The skies above are layered, gray on gray,
With streamers drifting down from darkest clouds.

The sun's position can be guessed at times,
As lighter shades appear, for just a while,
And then are hidden, as the strata slide.
There's wind on high – and spawn on city streets.

And in this twilight, in the midst of day,
The rippled green is glowing, as at dusk.
The leafy heads are tousled, branches sway.
If trees were horses, they would run away.

The street lights, hanging skewed above the streets,
Turn yellow, red – and then are green again,
As they are rocked, like babies cradled high,
By titans' breath, as lords of air collide.

For Brooklyn now is witnessing the end
Of battles that had leveled town of  Moore, \1
When a whirling jinn descended on that town, \2
As one had done, a dozen years before. \3

And who unleashed these demons of the skies?
The primal one in us has answer swift –
It was the goddess of the Earth and sky.
What need is there for more of how and why?

How many aspects does the goddess have?
The arm that wields the ax can rock the child.
Behold her in her wrath, with burning eyes –
And hear her breathing now, in Brooklyn's skies.

And yet, the other voices in our mind
Remind us there is cause and there's effect.
And though effect, in turn, engenders cause,
They need no gods or goddesses on high.

2013 May 25th, Sat.
Brooklyn, New York

1. the tornado in Moore, Oklahoma, 2013 May
2. image of the 2013 tornado
3. Wikipedia article on the Bridge Creek - Moore tornado of 1999

The Leaf

The Leaf

There are some things we do that we regret –
And sadly lack the power to reverse.
But then, perhaps, we learn a lesson and
May even scribe, in penitence, a verse...

While walking underneath a spreading tree,
I paused to reach and pluck a nubile leaf,
So I could hold it close, to better see,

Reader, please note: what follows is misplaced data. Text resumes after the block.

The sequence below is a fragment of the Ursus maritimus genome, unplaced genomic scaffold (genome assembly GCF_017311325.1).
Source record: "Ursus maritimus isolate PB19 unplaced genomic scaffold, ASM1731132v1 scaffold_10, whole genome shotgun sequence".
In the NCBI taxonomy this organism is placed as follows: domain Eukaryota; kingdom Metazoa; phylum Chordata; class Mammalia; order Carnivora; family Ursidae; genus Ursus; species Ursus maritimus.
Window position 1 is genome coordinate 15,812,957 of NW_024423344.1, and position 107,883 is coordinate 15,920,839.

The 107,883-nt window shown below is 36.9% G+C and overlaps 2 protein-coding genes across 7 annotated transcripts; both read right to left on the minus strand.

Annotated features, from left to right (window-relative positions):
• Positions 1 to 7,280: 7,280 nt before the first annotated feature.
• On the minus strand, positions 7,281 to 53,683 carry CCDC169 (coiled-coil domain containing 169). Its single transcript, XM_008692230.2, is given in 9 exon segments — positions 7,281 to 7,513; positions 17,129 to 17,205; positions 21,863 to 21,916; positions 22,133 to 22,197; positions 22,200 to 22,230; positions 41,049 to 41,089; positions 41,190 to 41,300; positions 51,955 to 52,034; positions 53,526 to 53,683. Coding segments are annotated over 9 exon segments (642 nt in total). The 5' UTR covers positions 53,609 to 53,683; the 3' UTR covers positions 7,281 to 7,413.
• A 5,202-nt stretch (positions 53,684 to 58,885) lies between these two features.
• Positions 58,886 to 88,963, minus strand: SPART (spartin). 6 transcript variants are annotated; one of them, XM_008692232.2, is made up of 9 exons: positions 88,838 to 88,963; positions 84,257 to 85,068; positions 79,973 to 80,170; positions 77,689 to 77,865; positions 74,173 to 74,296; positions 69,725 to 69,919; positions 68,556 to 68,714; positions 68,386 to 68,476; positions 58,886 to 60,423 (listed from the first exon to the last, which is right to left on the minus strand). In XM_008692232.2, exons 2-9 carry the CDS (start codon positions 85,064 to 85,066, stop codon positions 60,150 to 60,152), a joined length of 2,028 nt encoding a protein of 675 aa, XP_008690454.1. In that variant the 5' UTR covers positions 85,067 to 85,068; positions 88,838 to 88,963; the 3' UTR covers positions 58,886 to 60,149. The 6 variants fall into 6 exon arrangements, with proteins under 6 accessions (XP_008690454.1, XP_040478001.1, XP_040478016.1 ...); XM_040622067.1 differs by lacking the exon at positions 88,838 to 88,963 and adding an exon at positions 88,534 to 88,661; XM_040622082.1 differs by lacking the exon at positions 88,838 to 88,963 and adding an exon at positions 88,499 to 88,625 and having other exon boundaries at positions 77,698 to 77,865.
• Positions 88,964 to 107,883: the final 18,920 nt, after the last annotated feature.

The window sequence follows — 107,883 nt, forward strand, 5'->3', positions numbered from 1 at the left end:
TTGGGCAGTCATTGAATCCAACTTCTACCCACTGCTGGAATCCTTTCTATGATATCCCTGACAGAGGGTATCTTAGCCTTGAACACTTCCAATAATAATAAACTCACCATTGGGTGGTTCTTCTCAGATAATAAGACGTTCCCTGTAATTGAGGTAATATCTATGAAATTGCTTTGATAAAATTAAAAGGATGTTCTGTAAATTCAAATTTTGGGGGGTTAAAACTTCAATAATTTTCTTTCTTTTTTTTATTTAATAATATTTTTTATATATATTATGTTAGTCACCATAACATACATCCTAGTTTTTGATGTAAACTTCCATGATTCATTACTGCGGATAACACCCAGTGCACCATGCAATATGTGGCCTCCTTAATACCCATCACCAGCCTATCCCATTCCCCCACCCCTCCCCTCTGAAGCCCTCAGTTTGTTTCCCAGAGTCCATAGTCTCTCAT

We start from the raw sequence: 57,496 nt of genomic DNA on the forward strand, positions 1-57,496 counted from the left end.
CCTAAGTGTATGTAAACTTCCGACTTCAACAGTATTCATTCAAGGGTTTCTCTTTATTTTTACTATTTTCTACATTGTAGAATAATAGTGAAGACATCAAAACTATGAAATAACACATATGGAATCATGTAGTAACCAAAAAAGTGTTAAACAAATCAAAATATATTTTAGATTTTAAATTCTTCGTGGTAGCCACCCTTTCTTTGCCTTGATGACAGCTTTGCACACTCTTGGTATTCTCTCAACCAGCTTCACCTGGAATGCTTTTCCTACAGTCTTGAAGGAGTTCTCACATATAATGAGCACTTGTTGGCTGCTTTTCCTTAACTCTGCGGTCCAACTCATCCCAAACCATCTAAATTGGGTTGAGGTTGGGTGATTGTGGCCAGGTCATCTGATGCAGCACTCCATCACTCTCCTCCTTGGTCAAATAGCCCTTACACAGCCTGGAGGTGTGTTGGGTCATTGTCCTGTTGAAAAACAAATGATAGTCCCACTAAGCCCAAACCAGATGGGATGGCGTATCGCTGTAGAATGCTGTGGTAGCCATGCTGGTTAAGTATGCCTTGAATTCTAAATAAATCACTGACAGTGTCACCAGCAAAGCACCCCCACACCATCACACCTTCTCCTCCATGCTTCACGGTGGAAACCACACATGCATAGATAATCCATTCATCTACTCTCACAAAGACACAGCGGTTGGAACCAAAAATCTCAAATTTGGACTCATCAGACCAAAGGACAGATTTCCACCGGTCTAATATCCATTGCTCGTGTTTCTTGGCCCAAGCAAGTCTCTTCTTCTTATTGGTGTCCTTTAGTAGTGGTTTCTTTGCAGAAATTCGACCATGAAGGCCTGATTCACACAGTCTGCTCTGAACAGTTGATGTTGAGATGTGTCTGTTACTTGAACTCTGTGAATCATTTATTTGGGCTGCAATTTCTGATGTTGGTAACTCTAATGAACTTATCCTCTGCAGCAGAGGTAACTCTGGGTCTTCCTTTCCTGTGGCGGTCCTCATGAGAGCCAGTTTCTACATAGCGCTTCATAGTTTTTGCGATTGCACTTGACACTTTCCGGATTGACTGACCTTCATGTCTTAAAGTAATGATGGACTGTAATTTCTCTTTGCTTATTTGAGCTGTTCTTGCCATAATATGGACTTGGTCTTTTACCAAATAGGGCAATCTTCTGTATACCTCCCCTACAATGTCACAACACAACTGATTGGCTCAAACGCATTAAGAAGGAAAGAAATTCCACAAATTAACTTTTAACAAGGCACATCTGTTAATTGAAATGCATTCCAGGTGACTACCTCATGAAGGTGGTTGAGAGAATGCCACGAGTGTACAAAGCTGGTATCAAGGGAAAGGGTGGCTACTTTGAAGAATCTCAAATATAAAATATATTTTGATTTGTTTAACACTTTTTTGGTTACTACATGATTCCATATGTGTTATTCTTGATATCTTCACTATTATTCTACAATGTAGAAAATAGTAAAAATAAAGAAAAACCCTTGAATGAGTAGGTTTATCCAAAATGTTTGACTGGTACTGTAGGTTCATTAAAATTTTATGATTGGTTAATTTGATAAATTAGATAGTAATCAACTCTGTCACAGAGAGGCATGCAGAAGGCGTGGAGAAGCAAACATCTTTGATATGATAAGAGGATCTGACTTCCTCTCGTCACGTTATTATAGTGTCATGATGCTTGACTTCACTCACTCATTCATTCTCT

With 'glasses off to aid my aging eyes.

How delicate the veins within that leaf,
How freely flowing, yet how orderly...
How waxed and green, the side that faced the sun,
How diffident and pale, the side beneath...

A “heart-shaped” leaf this was, with mid-rib strong –
And veins like branches angling left and right.
A pointed tip and scalloped edge it had,
This little leaf that was my universe...

If I had crushed that leaf, I would have known
The scent released as life departed it,
With all the wonders of its chemistry
Reduced to that, which simian nostrils sensed.

But I desisted, having just before
Committed torture on a feathered sprig
Of evergreen that I had plucked and crushed,
Inhaling odors redolent of pines.

How far advanced from us, in many ways,
Are plants – along the roads we did not take...
We've more in common with the slugs and mites
And those that crawl until they spin and fly.

How much contrition, for my acts, I felt!
And yet, I'd lunched on animals and plants...
So life, that's grown to feed on life, may yet
Be awed at seeing wondrous mirrored self...

Should I discard that leaf – or let it dry,
While pressed within an aging book of mine,
Itself from limbs of plants composed – and hope
That someone sees – and feels what I have felt?

I beg forgiveness from you, little leaf.
I know your sisters will bud forth, in spring,
When I've departed.  You're the sacrifice
This beast has taken, for his little while.

But as you wither, starved of water, sun,
Can you forgive the one who rudely plucked?
If you could find philosophy, you'd think,
“At least I touched his heart and sensed him smile.”

I shall not 'prison you within a book.
I'll leave you be to die, while breathing free.
So also, when my time has come to leave,
I hope I'm left, so I can cease to be.

2013 May 25th, Sat.

Friday, May 24, 2013